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Showing posts from January, 2017

Aickman On Audible

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Some time ago I purchased the audiobooks of Robert Aickman's stories read by Reece Shearsmith. The books are the paperback selections Cold Hand in Mine, The Wine Dark Sea, and The Unsettled Dust. You can find them all on the Audible site here . So, what do I think of them? Well, as an admirer of Aickman's work I was worried that they might prove difficult as readings. But in fact, as I listened to the stories, I was struck by how straightforward much of Aickman's prose is. Compared to a lot of modern horror writers he is restrained, rather humorous, somewhat elegiac. But not difficult. Shearsmith, an Aickman fan, resists any temptation there might have been to do 'funny voices' for the many strange and often rather unpleasant characters that populate these stories. Far from it. His approach is restrained and measured, keeping the pace reasonable but not too sedate. He tackles some more complicated sentences effectively and doesn't stumble (so far as I coul

Valancourt Interview in the Weird Fiction Review

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Valancourt Books is a small press doing a sterling job of bringing obscure and neglected authors to a wider audience. It publishes good quality paperbacks and I've got more than a few of them. Here's an interview with the co-founders, who explain how they select titles. And it's not easy to get 'em into print again. There are a ton of obstacles! The most common one is that sometimes it’s difficult — or even impossible — to locate the rights holder. Copyright now lasts 70 years past an author’s death, and it’s quite common to come across an author who died in, say, 1965, and whose work would thus be in copyright until the end of 2035, but the author died unmarried and childless. Who controls the estate?

Robert Westall Radio Adaptations

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I've been feeling distinctly low energy since well before Christmas, so posting here has been desultory. Sorry. I have been listening to a lot of old radio stuff on YouTube, acting like hi-tech fogey. Here are two BBC radio plays based on stories by Robert Westall. Having read them both I can testify to their faithfulness. 'The Wheatstone Pond' is the story of an antique dealer who hopes that the eponymous pond will yield a few interesting items when it is drained. Instead, horrors of the past are dredged up. The story was originally published alongside 'The Stones of Muncaster Cathedral' in a single volume. The latter story is also about ancient horrors striking deep into modern lives, and concerns a steeplejack and a very unpleasant gargoyle. Both are good winter listens. The poster has added commercials, but I don't think they are overly intrusive.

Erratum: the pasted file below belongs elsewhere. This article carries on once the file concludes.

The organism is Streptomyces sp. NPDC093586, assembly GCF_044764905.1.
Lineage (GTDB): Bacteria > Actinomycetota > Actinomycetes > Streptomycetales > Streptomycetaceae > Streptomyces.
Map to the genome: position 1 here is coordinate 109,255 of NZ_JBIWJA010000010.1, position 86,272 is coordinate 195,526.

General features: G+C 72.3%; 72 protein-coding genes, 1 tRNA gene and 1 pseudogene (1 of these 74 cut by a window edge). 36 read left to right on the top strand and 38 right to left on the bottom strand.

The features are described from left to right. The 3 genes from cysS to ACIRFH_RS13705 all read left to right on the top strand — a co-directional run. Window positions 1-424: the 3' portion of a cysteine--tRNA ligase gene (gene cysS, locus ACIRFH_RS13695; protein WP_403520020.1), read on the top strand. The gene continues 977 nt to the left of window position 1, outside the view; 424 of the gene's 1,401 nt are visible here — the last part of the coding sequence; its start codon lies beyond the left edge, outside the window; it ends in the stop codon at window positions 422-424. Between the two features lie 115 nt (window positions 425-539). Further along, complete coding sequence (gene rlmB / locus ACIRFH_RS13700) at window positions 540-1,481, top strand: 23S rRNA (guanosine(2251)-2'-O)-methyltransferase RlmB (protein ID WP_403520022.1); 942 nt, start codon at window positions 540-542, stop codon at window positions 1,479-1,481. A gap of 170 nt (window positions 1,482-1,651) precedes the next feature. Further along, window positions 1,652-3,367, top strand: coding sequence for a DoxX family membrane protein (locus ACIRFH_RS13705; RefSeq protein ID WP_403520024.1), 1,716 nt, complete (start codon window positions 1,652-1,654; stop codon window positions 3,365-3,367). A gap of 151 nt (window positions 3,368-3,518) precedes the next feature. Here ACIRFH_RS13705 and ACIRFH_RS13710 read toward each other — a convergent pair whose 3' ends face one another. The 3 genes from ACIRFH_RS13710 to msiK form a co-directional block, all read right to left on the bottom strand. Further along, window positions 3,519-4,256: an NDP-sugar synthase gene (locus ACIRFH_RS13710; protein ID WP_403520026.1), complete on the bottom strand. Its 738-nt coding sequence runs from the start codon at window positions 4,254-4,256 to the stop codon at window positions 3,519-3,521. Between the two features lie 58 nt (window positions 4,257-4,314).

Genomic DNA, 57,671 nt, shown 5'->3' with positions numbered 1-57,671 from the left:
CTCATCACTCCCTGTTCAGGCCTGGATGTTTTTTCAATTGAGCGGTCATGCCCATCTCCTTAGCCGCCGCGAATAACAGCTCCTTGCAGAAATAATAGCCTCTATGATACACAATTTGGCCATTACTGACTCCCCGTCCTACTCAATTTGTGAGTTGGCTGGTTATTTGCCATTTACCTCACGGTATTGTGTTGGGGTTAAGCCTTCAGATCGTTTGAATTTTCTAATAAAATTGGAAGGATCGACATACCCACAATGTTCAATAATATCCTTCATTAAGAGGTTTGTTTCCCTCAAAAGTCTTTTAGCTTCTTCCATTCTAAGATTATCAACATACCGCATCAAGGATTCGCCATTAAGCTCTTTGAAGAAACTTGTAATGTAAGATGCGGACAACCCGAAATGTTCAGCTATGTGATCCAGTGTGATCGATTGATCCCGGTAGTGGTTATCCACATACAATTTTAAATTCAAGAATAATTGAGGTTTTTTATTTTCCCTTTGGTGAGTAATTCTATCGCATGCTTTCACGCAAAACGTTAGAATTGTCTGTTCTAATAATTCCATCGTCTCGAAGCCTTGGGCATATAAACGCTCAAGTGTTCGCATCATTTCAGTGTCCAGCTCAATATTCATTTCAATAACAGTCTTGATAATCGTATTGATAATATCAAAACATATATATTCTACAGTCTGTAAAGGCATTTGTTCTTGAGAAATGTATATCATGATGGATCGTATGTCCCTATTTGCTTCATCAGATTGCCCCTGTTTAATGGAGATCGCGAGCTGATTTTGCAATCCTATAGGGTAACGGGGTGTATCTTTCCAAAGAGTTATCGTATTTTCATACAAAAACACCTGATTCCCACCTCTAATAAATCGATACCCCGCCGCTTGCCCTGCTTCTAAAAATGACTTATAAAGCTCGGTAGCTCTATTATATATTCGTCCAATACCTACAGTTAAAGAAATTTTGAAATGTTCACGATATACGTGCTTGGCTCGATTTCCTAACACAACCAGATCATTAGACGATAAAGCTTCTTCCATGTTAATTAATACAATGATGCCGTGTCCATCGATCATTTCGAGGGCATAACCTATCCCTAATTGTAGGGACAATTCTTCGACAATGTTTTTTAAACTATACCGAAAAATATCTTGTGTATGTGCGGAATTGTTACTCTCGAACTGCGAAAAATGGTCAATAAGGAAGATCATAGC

Leslie Nielsen plus M.R. James

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This has been around on the interwebs for ages but in case you haven't seen it, here it is. This is a Fifties US adaptation of 'The Tractate Middoth' entitled 'The Lost Will of Dr. Rant'. It stars Leslie Nielsen of Naked Gun fame as the hapless librarian. It's part of the series Lights Out, which began on radio and was immensely popular. It routinely featured adaptations of classic tales. Anyway, I think it's rather good for its time. If only more of these rarities survived from the early (and not so early) days of US and UK television.

'The House Opposite' Wins Readers Poll!

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Congratulations to Tim Foley, whose story 'The House Opposite' is the clear winner of the reader poll for issue 33. Well done to Tim, who wins the princely sum of £25. ST 33, with a slew of cracking stories, is still available in print of e-book form. Check out the 'Buy Supernatural Tales' links above.

Phantasms

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The latest collection of stories by Peter Bell is published by Sarob Press, and as always comes with a splendid dust-jacket illustrated by Paul Lowe. Subtitled 'Twelve Eerie Stories', this book represents a good investment for anyone who enjoys the traditional ghost story. There are five new stories here, The rest have been published elsewhere and in several cases been praised here. Many of these stories were published under the auspices of M.R. James expert Ro Pardoe, either in her Ghosts & Scholars newsletter or the Sarob G&S Books of Shadows. So it's not surprising that Monty casts a long shadow over both style and content. Thus 'Glamour of Madness' (a fine title) takes another look at 'A Vignette', suggesting a convincing and tragic backstory for the haunting. 'The Island of One Sheep' and 'Party Line' offer Jamesian stories against the setting of the Hebrides. Bell, like James, is very good on topography and the byways o

What We Do in the Shadows (2014)

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'One day I was selling my wears, and I walked past this old creepy castle. And I look at it and think, 'Very old and creepy!'. And then this creature... flies at me! It dragged me back to this dark dungeon. And bit into my neck. And just at the point of death; this creature forced me to suck its foul blood. And then it opened it's wings, like this. And hovered above me. Screeching. 'Now you are vampire.' And it was Petyr. And we're still friends today.' House sharing is always fun, especially when you all have something in common. Like being vampires. Deacon is the bad boy, but loves knitting. Gentle Viago is in love, but is taking decades to pluck of courage to pop the question. Vladislav is a stylish medieval warlord, but he's never been the same since his clash with The Beast. And in the cellar in 8,000 year old Petyr, who bears a remarkable resemblance to a certain Mr Barlow from the TV adaption of Salem's Lot. Sometimes a good film slips